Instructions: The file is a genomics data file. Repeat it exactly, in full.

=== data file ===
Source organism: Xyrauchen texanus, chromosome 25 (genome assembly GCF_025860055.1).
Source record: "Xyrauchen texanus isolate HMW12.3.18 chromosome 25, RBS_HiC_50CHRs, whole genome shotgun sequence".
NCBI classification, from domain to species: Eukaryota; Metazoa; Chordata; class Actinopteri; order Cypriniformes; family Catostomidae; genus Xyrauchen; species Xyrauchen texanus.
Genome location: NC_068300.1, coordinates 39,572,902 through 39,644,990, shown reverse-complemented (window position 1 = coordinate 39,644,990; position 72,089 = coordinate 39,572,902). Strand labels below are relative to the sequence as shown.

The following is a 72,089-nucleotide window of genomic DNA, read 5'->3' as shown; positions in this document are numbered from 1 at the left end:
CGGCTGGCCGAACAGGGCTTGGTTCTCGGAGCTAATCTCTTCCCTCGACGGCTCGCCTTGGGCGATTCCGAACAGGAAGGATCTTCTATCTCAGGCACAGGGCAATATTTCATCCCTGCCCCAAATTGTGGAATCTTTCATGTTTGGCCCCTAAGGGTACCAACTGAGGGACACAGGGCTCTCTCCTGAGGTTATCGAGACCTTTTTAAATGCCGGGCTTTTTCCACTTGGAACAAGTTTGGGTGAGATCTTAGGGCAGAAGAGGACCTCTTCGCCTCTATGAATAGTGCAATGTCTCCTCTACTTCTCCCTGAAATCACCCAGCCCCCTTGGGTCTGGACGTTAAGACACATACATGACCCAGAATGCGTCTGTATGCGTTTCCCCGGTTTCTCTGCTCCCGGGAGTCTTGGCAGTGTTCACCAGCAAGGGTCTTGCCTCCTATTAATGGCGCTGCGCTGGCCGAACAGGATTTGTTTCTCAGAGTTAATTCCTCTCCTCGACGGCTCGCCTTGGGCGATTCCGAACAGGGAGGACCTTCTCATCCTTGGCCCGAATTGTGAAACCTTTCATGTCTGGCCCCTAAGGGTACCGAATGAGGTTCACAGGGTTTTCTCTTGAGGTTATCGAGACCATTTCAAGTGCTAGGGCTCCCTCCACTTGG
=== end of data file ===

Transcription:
Source organism: Xyrauchen texanus, chromosome 25 (genome assembly GCF_025860055.1).
Source record: "Xyrauchen texanus isolate HMW12.3.18 chromosome 25, RBS_HiC_50CHRs, whole genome shotgun sequence".
NCBI classification, from domain to species: Eukaryota; Metazoa; Chordata; class Actinopteri; order Cypriniformes; family Catostomidae; genus Xyrauchen; species Xyrauchen texanus.
Genome location: NC_068300.1, coordinates 39,572,902 through 39,644,990, shown reverse-complemented (window position 1 = coordinate 39,644,990; position 72,089 = coordinate 39,572,902). Strand labels below are relative to the sequence as shown.

The following is a 72,089-nucleotide window of genomic DNA, read 5'->3' as shown; positions in this document are numbered from 1 at the left end:
CGGCTGGCCGAACAGGGCTTGGTTCTCGGAGCTAATCTCTTCCCTCGACGGCTCGCCTTGGGCGATTCCGAACAGGAAGGATCTTCTATCTCAGGCACAGGGCAATATTTCATCCCTGCCCCAAATTGTGGAATCTTTCATGTTTGGCCCCTAAGGGTACCAACTGAGGGACACAGGGCTCTCTCCTGAGGTTATCGAGACCTTTTTAAATGCCGGGCTTTTTCCACTTGGAACAAGTTTGGGTGAGATCTTAGGGCAGAAGAGGACCTCTTCGCCTCTATGAATAGTGCAATGTCTCCTCTACTTCTCCCTGAAATCACCCAGCCCCCTTGGGTCTGGACGTTAAGACACATACATGACCCAGAATGCGTCTGTATGCGTTTCCCCGGTTTCTCTGCTCCCGGGAGTCTTGGCAGTGTTCACCAGCAAGGGTCTTGCCTCCTATTAATGGCGCTGCGCTGGCCGAACAGGATTTGTTTCTCAGAGTTAATTCCTCTCCTCGACGGCTCGCCTTGGGCGATTCCGAACAGGGAGGACCTTCTCATCCTTGGCCCGAATTGTGAAACCTTTCATGTCTGGCCCCTAAGGGTACCGAATGAGGTTCACAGGGTTTTCTCTTGAGGTTATCGAGACCATTTCAAGTGCTAGGGCTCCCTCCACTTGG